Former Presbyterian Community Center renamed to honor long-time youth mentor

Louisville’s Ernest ‘Camp’ Edwards Education Complex continues 115-year education legacy

October 28, 2015

The Ernest "Camp" Edwards Education Complex is housed in the former Presbyterian Community Center in Louisville’s Smoketown neighborhood.

The Ernest "Camp" Edwards Education Complex is housed in the former Presbyterian Community Center in Louisville’s Smoketown neighborhood. —Photo courtesy JCPS

LOUISVILLE

At its Oct. 26, 2015 meeting, Jefferson County Public Schools voted to name its newest early childhood education center after Ernest "Camp" Edwards, a long-time educator, youth mentor and leader at Grace Hope Presbyterian Church and the Presbyterian Community Center. He died in 2005.

The Ernest "Camp" Edwards Education Complex, housed in the former Presbyterian Community Center, is in Louisville’s Smoketown neighborhood. The Complex will offer Early Head Start programming for 56 students in addition to other programming. The district purchased the Presbyterian Community Center for $1.5 million following its closure in 2013 due to financial troubles.

The Presbyterian Community Center had been a feature of Smoketown neighborhood for over 115 years when it shut its doors. Edwards grew up in Smoketown and was nurtured as a child at the Center. Thousands of families utilized the facility for recreation, performances, holiday and community gatherings, and education. It’s also the community center where a young Cassius Clay began his boxing training before changing his name to Muhammad Ali.

Praise for Edwards, who many simply called ‘Camp’, and recommendations on the renaming of the center to honor him, came from many who were influenced by him:

“Camp Edwards was a great contributor to the Smoketown community. As a Smoketown native, Camp received his master’s degree in social work from the University of Louisville. He later became the first African American Associate Executive Presbyter of the Mid-Kentucky Presbytery [at the time called the Presbytery of Louisville] and was instrumental in getting the Presbyterian Church (U.S.A.) to relocate to Louisville.

As you can see from the life work and legacy Camp Edwards left in the Smoketown neighborhood, I believe the renaming JCPS Center would be a fitting tribute.”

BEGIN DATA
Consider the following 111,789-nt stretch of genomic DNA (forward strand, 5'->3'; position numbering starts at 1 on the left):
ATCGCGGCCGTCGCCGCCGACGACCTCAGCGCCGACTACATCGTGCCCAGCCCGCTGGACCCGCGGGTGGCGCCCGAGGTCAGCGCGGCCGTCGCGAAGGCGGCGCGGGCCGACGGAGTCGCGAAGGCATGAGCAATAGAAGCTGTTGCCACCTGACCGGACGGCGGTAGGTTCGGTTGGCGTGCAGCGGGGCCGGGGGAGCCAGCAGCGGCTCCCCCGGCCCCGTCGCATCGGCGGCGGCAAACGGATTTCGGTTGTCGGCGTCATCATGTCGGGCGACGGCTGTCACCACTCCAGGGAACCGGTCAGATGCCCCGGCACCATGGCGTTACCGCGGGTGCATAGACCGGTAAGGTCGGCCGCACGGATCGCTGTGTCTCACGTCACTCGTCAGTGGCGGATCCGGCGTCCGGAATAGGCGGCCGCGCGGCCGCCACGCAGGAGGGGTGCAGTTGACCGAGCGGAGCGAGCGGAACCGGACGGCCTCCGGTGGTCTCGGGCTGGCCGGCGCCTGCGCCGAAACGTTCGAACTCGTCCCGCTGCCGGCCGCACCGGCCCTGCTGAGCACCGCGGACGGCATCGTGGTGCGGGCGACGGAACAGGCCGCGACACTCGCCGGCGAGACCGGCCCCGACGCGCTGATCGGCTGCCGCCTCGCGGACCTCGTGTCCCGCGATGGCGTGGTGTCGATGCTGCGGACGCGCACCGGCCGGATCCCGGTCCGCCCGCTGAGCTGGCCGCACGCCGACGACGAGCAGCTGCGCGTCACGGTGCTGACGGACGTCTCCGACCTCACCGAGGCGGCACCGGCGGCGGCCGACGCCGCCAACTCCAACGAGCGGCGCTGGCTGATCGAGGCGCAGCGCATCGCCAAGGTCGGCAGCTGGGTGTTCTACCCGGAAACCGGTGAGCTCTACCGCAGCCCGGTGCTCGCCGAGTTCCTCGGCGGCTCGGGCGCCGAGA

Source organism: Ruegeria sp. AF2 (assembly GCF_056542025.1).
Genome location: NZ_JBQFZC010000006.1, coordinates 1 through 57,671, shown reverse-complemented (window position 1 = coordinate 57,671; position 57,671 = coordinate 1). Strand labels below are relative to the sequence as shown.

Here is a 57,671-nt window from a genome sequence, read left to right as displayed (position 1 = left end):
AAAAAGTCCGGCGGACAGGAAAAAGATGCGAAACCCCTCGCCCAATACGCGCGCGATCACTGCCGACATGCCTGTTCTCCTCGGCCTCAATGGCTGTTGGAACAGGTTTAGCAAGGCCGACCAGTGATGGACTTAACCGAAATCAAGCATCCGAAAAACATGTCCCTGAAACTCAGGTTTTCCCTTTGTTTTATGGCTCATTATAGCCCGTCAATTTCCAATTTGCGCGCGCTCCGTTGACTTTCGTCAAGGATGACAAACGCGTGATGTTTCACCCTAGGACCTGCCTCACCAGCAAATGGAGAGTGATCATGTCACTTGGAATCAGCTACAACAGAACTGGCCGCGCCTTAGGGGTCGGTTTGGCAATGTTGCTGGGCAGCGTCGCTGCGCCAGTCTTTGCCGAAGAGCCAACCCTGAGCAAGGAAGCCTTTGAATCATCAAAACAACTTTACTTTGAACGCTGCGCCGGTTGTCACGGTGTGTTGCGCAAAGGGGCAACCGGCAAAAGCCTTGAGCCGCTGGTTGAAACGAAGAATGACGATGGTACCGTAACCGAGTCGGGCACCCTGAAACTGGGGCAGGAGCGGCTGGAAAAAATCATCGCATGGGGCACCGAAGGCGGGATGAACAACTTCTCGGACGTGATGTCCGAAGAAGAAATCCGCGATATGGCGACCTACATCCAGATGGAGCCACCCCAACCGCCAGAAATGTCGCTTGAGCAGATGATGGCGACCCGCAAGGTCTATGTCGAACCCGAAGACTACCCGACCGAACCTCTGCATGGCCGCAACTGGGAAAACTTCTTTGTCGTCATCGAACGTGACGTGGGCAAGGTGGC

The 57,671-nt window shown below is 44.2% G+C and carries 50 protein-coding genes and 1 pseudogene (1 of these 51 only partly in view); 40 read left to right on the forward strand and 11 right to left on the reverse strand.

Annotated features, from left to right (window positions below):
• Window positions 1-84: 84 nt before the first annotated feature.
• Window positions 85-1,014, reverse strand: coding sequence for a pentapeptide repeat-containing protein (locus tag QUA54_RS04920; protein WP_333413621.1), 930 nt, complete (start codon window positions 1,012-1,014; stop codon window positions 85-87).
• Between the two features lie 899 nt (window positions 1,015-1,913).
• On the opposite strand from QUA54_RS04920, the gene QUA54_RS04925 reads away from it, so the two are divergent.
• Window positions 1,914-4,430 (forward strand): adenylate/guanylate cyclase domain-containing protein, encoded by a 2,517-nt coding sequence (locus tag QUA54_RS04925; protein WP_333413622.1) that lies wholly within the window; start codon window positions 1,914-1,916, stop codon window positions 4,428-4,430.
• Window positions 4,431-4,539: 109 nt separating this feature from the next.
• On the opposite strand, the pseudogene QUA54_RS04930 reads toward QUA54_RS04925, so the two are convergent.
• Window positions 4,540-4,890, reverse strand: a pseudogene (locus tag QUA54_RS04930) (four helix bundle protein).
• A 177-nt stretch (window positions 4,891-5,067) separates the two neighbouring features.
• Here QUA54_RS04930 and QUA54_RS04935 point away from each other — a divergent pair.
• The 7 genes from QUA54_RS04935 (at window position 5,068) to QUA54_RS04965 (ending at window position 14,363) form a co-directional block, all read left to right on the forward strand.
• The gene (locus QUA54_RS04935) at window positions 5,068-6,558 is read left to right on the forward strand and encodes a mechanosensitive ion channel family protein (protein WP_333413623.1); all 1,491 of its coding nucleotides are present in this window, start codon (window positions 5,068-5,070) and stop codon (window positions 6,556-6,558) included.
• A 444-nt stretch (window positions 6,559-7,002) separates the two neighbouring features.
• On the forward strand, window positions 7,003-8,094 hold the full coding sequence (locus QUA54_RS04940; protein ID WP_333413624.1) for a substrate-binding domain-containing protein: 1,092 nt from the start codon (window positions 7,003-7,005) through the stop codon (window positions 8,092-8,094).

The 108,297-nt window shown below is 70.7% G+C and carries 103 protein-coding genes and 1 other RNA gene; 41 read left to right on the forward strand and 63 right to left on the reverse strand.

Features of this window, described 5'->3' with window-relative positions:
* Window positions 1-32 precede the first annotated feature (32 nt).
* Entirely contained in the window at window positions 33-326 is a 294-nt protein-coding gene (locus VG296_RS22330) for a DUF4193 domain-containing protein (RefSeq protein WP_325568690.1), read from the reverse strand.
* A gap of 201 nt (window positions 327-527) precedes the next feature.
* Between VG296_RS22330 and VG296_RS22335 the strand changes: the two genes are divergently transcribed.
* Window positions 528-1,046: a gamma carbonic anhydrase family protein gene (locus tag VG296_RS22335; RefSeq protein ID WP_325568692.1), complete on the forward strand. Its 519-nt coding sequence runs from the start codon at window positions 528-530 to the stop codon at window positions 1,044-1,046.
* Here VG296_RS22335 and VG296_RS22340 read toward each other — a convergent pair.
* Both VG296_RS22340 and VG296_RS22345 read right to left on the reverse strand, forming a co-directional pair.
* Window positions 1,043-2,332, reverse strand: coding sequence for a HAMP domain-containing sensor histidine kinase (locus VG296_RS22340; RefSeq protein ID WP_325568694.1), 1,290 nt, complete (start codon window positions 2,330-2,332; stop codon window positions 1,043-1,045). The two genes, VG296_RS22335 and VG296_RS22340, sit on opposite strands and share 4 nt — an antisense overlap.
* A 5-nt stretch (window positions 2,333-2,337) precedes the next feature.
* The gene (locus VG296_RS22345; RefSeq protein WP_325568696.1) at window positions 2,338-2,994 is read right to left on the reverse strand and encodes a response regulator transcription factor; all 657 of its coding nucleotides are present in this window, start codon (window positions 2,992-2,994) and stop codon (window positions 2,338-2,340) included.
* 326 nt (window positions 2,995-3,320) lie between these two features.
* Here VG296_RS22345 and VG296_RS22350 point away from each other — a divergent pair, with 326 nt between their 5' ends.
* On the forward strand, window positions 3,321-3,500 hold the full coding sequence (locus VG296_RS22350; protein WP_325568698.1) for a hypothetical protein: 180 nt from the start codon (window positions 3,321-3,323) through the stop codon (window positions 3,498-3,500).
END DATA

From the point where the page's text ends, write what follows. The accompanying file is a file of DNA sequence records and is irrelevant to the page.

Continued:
-- David W. Tandy, President, Louisville Metro Council, 4th District Metro Councilman

 

“Camp was loved and respected by many in Smoketown. In addition to his Smoketown connection, he was my first college professor. He was a kind, encouraging and joyful teacher. His love for education ran deep. Numerous scholarships have been given in his name and I think I am correct in saying that he began the All Stars college scholarship program in Smoketown.”

-- Lynn Rippy, Executive Director, YouthBuild Louisville

 

“During his lifetime Camp Edwards was one of the most notable figures associated with the Smoketown neighborhood. He was known for instilling great values into the young people of the community. He dedicated his life to the development of Smoketown through many leadership roles at his church, Grace Hope Presbyterian Church, and the Presbyterian Community Center.

I personally benefitted from Camp’s influence as someone who grew up in Smoketown. When I was a toddler I attended the Presbyterian Child Development Center. My childhood consisted of participation in the programs at P.C.C. I even received support during my college years from the Center. Camp was instrumental in making sure those programs and support was available. When I graduated from college and moved back home to Louisville, he saw to it that I serve on the P.C.C.’s Board of Directors. He also became one of my closest mentors. There are so many people who can say he touched their lives in similar ways.”

-- Delquan Dorsey, Executive Director, KY Governor’s Office of Minority Empowerment

  1. I could not believe that after one hundred years of service in Smoketown the Presbyterian Community Center closed. I want to express my thanks to the Jefferson County Public Schools for purchasing and naming the early childhood education center located in Smoketown after Ernest "Camp" Edwards. I remember the positive impact he made in the community. He continued the mission of the Center and made his own imprint on individuals and families. “Six divinity students from the Louisville Presybterian Theological Seminary founded the earliest predecessor of the Presbyterian Community Center as Hope Sunday School on February 6, 1898, in a lottery office on Preston Street. A second Sunday School developed a year later at Jackson and Lampton and eventually became Grace Mission Station. Support for both endeavors, located in the Smoketown neighborhood east of downtown Louisville, came from students and professors at the Presbyterian Theological Seminary. The two Sunday Schools expanded to become organized churches with broad community programs. “ Louisville Presbyterian Community Center Papers, 1893-1973

    by Frances Cotton

    November 2, 2015